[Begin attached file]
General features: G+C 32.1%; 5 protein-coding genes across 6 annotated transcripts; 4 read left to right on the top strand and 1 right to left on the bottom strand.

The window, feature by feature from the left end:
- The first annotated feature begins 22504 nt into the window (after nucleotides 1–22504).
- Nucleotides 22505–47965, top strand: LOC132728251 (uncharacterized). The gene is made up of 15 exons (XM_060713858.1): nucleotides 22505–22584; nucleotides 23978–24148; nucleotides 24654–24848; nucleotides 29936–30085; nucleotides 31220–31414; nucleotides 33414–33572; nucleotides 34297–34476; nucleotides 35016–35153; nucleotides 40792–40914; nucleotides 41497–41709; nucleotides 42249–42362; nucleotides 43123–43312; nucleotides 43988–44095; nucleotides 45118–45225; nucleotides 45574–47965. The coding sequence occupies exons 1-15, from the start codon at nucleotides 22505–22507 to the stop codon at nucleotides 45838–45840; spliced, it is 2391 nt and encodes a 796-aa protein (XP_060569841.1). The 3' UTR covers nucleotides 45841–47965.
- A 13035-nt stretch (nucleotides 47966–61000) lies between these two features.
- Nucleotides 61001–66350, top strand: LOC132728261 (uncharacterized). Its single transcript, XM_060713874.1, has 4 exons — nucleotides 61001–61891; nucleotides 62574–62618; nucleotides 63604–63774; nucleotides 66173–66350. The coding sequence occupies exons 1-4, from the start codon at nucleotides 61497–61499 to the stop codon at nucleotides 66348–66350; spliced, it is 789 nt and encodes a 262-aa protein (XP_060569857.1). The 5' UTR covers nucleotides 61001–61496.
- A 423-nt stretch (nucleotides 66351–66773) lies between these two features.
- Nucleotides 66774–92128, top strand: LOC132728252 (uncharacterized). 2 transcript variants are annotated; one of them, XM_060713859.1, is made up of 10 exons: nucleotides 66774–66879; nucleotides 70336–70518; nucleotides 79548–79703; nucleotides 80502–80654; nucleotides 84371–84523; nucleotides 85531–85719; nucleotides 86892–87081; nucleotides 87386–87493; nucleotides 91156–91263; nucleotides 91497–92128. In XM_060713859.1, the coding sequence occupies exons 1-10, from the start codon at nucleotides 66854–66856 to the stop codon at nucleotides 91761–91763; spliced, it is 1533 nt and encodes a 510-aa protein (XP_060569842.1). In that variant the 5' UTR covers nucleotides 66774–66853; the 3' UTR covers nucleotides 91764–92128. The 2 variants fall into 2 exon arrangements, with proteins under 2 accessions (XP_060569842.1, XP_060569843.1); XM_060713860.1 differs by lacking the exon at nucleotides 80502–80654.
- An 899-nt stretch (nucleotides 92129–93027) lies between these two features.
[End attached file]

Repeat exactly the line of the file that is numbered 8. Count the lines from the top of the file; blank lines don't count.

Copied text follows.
- Nucleotides 66774–92128, top strand: LOC132728252 (uncharacterized). 2 transcript variants are annotated; one of them, XM_060713859.1, is made up of 10 exons: nucleotides 66774–66879; nucleotides 70336–70518; nucleotides 79548–79703; nucleotides 80502–80654; nucleotides 84371–84523; nucleotides 85531–85719; nucleotides 86892–87081; nucleotides 87386–87493; nucleotides 91156–91263; nucleotides 91497–92128. In XM_060713859.1, the coding sequence occupies exons 1-10, from the start codon at nucleotides 66854–66856 to the stop codon at nucleotides 91761–91763; spliced, it is 1533 nt and encodes a 510-aa protein (XP_060569842.1). In that variant the 5' UTR covers nucleotides 66774–66853; the 3' UTR covers nucleotides 91764–92128. The 2 variants fall into 2 exon arrangements, with proteins under 2 accessions (XP_060569842.1, XP_060569843.1); XM_060713860.1 differs by lacking the exon at nucleotides 80502–80654.